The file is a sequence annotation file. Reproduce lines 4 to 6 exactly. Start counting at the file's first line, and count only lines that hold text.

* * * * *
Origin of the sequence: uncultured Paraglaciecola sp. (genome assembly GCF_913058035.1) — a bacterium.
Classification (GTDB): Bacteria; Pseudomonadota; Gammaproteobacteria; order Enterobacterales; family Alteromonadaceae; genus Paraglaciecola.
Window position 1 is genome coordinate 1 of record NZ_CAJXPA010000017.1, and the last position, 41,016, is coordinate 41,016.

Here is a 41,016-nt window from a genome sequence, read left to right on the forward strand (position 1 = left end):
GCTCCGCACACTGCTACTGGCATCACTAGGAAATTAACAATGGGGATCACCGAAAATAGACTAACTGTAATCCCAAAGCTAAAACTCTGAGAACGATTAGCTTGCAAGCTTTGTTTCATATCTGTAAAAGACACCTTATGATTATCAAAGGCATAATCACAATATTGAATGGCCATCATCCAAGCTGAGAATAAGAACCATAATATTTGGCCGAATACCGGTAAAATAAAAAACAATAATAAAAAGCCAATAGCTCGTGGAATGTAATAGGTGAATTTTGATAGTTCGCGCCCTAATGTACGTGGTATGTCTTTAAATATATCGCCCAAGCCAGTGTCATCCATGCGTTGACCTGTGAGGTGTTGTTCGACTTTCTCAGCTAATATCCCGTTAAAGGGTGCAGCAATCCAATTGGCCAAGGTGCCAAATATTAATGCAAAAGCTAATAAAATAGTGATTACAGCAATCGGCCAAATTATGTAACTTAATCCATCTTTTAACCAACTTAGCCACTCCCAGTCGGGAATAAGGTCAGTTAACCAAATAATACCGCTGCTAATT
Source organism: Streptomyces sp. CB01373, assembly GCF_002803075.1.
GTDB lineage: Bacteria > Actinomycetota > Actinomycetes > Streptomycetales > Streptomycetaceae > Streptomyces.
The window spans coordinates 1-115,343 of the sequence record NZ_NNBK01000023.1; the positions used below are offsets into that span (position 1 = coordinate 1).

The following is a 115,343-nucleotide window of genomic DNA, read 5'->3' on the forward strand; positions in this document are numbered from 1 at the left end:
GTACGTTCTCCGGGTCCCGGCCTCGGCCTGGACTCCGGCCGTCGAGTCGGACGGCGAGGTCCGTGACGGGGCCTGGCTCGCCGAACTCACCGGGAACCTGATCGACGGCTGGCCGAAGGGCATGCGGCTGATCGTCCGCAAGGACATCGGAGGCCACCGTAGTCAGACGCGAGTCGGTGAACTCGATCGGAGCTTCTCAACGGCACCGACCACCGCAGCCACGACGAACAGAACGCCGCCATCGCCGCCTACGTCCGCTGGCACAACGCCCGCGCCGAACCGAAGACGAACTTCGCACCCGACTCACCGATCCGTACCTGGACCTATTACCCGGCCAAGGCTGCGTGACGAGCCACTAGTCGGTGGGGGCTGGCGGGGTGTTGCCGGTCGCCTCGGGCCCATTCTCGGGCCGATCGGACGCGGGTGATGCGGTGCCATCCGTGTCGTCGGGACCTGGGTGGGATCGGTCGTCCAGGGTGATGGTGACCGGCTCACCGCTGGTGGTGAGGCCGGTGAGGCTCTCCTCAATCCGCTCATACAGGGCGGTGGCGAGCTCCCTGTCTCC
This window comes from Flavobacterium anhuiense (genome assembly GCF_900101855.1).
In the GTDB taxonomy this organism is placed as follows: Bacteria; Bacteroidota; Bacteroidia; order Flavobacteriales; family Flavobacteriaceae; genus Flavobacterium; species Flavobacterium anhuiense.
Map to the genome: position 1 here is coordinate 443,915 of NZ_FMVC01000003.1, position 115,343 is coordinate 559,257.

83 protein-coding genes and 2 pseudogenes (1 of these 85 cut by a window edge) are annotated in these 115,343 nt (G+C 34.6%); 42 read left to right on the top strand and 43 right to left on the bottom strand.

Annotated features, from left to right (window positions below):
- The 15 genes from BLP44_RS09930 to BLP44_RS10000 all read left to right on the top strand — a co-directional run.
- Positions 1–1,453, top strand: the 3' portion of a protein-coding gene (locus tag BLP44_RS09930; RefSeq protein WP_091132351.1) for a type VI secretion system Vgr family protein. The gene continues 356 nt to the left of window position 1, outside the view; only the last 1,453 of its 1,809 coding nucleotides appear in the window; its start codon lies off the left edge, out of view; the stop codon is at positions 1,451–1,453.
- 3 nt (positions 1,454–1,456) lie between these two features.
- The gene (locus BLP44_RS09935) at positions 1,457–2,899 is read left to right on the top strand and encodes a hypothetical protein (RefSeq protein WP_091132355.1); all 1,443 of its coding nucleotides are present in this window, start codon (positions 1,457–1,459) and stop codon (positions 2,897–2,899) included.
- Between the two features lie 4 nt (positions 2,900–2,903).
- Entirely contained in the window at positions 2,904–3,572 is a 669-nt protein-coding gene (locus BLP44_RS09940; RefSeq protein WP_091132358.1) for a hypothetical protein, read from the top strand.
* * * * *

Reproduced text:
Here is a 41,016-nt window from a genome sequence, read left to right on the forward strand (position 1 = left end):
GCTCCGCACACTGCTACTGGCATCACTAGGAAATTAACAATGGGGATCACCGAAAATAGACTAACTGTAATCCCAAAGCTAAAACTCTGAGAACGATTAGCTTGCAAGCTTTGTTTCATATCTGTAAAAGACACCTTATGATTATCAAAGGCATAATCACAATATTGAATGGCCATCATCCAAGCTGAGAATAAGAACCATAATATTTGGCCGAATACCGGTAAAATAAAAAACAATAATAAAAAGCCAATAGCTCGTGGAATGTAATAGGTGAATTTTGATAGTTCGCGCCCTAATGTACGTGGTATGTCTTTAAATATATCGCCCAAGCCAGTGTCATCCATGCGTTGACCTGTGAGGTGTTGTTCGACTTTCTCAGCTAATATCCCGTTAAAGGGTGCAGCAATCCAATTGGCCAAGGTGCCAAATATTAATGCAAAAGCTAATAAAATAGTGATTACAGCAATCGGCCAAATTATGTAACTTAATCCATCTTTTAACCAACTTAGCCACTCCCAGTCGGGAATAAGGTCAGTTAACCAAATAATACCGCTGCTAATT
Source organism: Streptomyces sp. CB01373, assembly GCF_002803075.1.